Monthly Archives: June 2021

And They’re Off!

Click Here for a map view of where THS Class of 2021 graduates are headed.



The Eagle’s Eye is pleased to present its annual college map for the Class of 2021! As this most unprecedented school year comes to a close, we want to congratulate all of those moving on from Trumbull High, especially those members of our Eagle’s Eye editor team and staff. Thank you to all the graduates who have shared their post-secondary pursuits here. We wish you all the best!



AP Testing Nearing End

Hannah Adams ‘23
EE News/Feature Editor

This year is finally coming to a close, and with the end of this hectic school year comes an influx of AP exams for students in their different classes. 

As an AP student myself, I’ve been subject to the hardships of strenuous studying along with the additional work from other classes. This year, although bringing the cancellation of “authentic” finals, still has wrought our students with absurd amounts of stress. 

Despite the hardships of this year’s test-taking, we have finally made it through to the end of the testing windows in most of the AP classes. Although the testing is terminated, students still have many opinions to voice about this year’s AP testing.

For example, student Maggie Huang, a sophomore, who took two AP exams this year, said that “Looking back, I feel like I made AP classes way more of a deal than they actually are. It is really just like any other class. AP exams, on the other hand, are exactly what I thought they’d be: very stressful and expensive. The $100 fee did give an incentive to study, other than maintaining my grades, which can be read pretty subjectively I guess.”

On top of an incredibly difficult year of hybrid learning and mask-wearing, many students felt that the AP exams were another obstacle to tackle, despite there being so many.

 Like Maggie, students recognize the importance of AP exams, but still found them to be incredibly stress-inducing. Trumbull High School students are all dedicated to their studies, but it is also important to be dedicated to your mental health.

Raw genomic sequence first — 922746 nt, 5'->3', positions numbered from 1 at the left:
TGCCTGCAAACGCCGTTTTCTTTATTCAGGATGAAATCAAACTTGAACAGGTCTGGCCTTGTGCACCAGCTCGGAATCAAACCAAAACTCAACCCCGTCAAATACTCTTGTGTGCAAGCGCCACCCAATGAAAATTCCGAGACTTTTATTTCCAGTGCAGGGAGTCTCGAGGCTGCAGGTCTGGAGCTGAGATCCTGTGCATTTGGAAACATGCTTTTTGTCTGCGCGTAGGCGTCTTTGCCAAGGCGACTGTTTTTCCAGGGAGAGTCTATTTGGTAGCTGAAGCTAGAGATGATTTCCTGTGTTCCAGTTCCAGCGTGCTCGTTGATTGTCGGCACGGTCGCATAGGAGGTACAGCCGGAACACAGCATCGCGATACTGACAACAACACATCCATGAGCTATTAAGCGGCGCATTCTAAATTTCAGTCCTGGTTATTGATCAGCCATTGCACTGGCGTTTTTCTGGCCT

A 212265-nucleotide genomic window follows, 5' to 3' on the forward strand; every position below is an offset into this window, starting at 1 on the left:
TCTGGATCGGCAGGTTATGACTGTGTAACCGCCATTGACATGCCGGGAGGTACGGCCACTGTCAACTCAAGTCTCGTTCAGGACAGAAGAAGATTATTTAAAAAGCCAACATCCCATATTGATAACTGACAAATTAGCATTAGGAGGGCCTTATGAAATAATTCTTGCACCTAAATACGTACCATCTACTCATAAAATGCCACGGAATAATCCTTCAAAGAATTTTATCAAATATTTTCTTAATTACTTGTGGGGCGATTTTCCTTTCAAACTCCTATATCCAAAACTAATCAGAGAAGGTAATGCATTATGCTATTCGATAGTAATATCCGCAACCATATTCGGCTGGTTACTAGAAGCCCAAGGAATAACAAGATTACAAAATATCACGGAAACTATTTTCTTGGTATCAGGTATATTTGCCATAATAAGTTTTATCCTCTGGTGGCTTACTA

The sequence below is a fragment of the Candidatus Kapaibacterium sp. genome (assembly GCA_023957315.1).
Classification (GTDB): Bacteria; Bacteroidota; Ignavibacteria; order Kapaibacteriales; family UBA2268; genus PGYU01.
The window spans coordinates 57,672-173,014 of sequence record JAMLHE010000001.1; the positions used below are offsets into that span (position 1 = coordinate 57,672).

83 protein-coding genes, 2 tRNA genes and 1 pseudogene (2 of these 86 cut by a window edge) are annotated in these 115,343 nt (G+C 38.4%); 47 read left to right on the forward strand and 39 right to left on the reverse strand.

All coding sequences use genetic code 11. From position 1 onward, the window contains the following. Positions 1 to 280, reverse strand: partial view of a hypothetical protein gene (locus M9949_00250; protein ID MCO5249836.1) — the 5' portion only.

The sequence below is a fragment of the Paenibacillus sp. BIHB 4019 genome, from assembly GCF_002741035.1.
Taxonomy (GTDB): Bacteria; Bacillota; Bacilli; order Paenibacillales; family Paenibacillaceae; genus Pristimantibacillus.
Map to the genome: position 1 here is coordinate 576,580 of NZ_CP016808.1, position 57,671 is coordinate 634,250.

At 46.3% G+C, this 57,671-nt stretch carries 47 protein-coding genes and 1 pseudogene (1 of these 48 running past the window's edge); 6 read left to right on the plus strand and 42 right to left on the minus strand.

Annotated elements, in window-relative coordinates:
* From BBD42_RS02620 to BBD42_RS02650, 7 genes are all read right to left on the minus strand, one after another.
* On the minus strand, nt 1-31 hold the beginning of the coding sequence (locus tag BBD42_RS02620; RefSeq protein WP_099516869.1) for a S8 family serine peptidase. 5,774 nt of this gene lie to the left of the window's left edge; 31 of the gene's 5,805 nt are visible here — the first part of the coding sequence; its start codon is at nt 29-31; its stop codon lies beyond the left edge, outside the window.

One student who preaches the importance of mental health, Samuel Russel, stated “I chose to not take any AP classes this year due to the amount of work, pressure, and expectations that come with the classes and exams. Some students, myself included, are also horrible test takers, so I feel that I have a higher chance of failing an AP test…The AP system is not healthy…in my opinion.” 

A Western Animated Superhero Gem – ‘Invincible’ Season 1 Review

Thomas Ou ‘24
EE Staff Writer

When I first saw the trailer for Amazon’s new animated show, Invincible, I had expected another Justice League knockoff with the stereotypical “good guy beats up bad guy and saves the world” story arc. However, upon learning the voice actors that will be starring in the show, most notably the voice behind Stanford Pines and General Kai, J. K. Simmons, I decided to give the show a try. I was pleasantly surprised to discover that this show has subverted all expectations, telling a heartwarming and compelling story about the dangers that come with power in a brutal, realistic world. Despite its ‘90s X-Men art style, this show has a very modern way of storytelling, very reminiscent of Kripe’s The Boys and the Harley Quinn Animated Series, two shows that I had found great joys in watching and highly recommend to those who like a unique, bloody spin to the superhero genre. 

Invincible was based off of a 144 issue comic series by Walking Dead creator Robert Kirkman and Cory Walker from early 2003 to 2018, and centers around your average seventeen year old nerd who just so happens to be the son of the most powerful being on Earth, Omni-Man (think superman with a very admirable mustache and a not so admirable attitude). This show serves as a nice break from all the big-budget, live superhero shows that are running rampant nowadays. One of the main problems with the genre as a whole is that it becomes very stale due to the similar formula they all share. These shows end up having a hard time developing a believable world because the heroes are always able to save the day from the impending evil. Invincible establishes early on that these heroes make mistakes, sometimes fail at their missions, and are unable to save everyone. This paints these characters as actual humans rather than cartoon characters wearing spandex, and makes the viewers more engaged with their lives and decisions. 

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